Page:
Monday, January 10, 2011
This man organized the traffic systems in florence.
Cafe del Moro, San Vito Lo Capo. After a delicious cafe latte I tried to draw the Mountain through the Pine tree, which is the iconic land formation in the area. That, and the beautiful beach.
Potted Pine: Erice, Sicily. Another Cafe drawing. This time with an overpriced beer at a tourist trap. I'm from Pinecliff Lake, forgive me if I like little pine trees.
I drew this pineapple head while on a sailboat. I think pineapples are strange looking fruits.
Pinecliff Lake, view from Stowaway Park on Anchor Ave. Fall Foliage.
My Vespa in the corner outside Cafe Zi, in Marsala Sicily. While finishing the drawing, this little Sicilian kid sat next to me and watched. My Italian is decent enough that I can carry a conversation. He'd never been to America, and he was very curious what I was painting. Truth is, I just had a delicious Zi Cafe, and I wanted to sit for a while and paint. It didn't matter what was in front of me, but I was happy to get my bike in the picture. It's a Honda, 125cc Liberty moped. It could hold an hour's worth of gas, and I would shut it off on the tops of mountains and coast, because I never knew when the next station would come up.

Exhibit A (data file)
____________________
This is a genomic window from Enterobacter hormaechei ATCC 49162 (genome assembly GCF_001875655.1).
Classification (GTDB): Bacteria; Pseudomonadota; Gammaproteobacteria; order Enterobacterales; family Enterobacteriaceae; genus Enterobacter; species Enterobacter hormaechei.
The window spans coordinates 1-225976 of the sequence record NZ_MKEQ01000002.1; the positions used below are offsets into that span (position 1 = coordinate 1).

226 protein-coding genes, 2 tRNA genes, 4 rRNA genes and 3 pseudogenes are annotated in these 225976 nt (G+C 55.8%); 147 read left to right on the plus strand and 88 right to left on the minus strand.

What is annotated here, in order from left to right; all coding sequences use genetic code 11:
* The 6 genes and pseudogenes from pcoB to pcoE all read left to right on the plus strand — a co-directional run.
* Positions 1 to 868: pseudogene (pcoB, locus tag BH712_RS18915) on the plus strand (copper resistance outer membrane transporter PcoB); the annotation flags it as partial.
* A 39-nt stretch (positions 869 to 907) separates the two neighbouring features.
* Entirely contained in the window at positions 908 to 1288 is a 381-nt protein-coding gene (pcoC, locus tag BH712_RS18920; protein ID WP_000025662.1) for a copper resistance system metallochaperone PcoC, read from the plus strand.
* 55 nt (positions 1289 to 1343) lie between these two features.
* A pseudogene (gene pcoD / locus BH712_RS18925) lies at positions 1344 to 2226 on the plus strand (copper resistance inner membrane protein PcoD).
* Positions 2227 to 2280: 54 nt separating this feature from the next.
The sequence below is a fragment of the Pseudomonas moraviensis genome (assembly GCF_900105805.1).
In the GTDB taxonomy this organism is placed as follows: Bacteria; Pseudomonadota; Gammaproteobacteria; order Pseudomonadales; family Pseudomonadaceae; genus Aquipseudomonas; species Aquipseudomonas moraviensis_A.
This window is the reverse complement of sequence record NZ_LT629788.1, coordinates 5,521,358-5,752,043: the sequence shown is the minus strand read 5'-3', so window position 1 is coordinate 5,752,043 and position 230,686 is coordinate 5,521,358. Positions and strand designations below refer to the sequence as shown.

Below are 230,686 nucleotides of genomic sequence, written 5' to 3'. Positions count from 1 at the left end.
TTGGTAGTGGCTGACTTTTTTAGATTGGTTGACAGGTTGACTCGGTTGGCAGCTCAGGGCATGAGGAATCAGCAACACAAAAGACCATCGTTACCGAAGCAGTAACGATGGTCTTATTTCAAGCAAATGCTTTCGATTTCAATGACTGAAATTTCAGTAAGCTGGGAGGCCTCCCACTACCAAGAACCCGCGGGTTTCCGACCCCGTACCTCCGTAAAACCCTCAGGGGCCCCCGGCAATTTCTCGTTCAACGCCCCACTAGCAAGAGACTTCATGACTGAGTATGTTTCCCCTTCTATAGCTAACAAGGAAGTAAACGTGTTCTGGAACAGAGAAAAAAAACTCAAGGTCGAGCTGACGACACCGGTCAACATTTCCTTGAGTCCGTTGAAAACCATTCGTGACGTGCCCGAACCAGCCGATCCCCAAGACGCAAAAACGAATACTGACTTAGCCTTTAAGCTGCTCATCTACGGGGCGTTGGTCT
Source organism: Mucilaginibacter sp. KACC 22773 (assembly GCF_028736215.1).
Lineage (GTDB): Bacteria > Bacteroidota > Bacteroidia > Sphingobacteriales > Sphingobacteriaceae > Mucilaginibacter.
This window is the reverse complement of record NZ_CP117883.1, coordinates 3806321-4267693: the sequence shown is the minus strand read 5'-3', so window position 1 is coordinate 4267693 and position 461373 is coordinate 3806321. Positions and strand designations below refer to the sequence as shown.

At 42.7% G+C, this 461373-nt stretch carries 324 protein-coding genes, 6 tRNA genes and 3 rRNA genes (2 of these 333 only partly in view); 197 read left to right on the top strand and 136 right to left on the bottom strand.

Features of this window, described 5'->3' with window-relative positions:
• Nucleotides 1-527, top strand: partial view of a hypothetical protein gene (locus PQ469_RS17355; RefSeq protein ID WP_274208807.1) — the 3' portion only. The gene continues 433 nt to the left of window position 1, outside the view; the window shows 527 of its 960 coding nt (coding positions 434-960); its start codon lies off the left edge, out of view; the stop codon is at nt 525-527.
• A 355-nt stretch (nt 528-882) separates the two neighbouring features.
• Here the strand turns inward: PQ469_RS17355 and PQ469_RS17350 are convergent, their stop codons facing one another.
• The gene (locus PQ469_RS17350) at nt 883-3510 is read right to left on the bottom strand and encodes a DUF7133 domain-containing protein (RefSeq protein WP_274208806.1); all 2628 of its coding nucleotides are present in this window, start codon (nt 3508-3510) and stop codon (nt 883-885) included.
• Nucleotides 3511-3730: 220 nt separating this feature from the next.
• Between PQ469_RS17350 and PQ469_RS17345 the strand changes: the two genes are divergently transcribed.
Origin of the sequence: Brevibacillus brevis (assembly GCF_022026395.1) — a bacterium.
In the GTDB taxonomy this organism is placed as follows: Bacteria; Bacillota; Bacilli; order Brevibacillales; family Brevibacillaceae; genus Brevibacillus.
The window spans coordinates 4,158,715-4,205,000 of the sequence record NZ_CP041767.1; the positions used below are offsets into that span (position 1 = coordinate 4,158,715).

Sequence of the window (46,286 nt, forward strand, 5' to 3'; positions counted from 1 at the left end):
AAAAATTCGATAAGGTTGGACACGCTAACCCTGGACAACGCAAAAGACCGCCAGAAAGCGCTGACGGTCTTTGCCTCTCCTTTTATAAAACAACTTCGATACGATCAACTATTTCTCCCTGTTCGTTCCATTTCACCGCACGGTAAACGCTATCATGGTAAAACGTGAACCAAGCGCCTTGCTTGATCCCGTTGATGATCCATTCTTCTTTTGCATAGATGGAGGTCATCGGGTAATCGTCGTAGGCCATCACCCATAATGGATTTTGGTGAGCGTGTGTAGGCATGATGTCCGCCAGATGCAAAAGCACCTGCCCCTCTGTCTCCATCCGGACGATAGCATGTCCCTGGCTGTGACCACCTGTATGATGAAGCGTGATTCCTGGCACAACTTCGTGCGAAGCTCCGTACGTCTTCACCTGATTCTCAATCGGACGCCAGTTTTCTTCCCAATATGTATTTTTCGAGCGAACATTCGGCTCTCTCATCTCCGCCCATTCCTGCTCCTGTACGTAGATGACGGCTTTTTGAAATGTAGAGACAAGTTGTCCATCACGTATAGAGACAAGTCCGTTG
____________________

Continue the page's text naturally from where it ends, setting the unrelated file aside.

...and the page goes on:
Also, check out http://www.italmotorent.com . If you ever go to Sicily, Antonino from Italia moto rent will help you out. He's the man.
Portrait of Käthe Kollwitz, based off a self-portrait statue in the Käthe Kollwitz Museum in Berlin.
Outside an Internet cafe on Via Guelfa. I rented an apartment around the corner, and this internet point was my homestead for keeping in touch with family and friends. While writing an email I turned to the left and saw this guy suspended in a thought with the graffiti tag behind him. I snapped a photo, and worked up the image in gouache paint.
Self Portrait with Handmade Glasses.
German couple on a plane to London. Up close and personal, maybe a little creepy, but I couldn't get over the shape of the woman's nose and her husband's white mustache.
In the district of Mitte - Berlin.
Done after spending a day touring the city of Berlin.. Woke up in the middle of the night, it can be a haunting place.
View of the Arno, facing San Niccolo.
My friend Alban, sleeping on the last bus back to Sesto Fiorentino.
Farmhouse table top. It was like musical chairs, but with salt and pepper shakers as people would sit down use the shakers and try to rearrange them the way they found them so I could continue painting.
Tuesday, June 29, 2010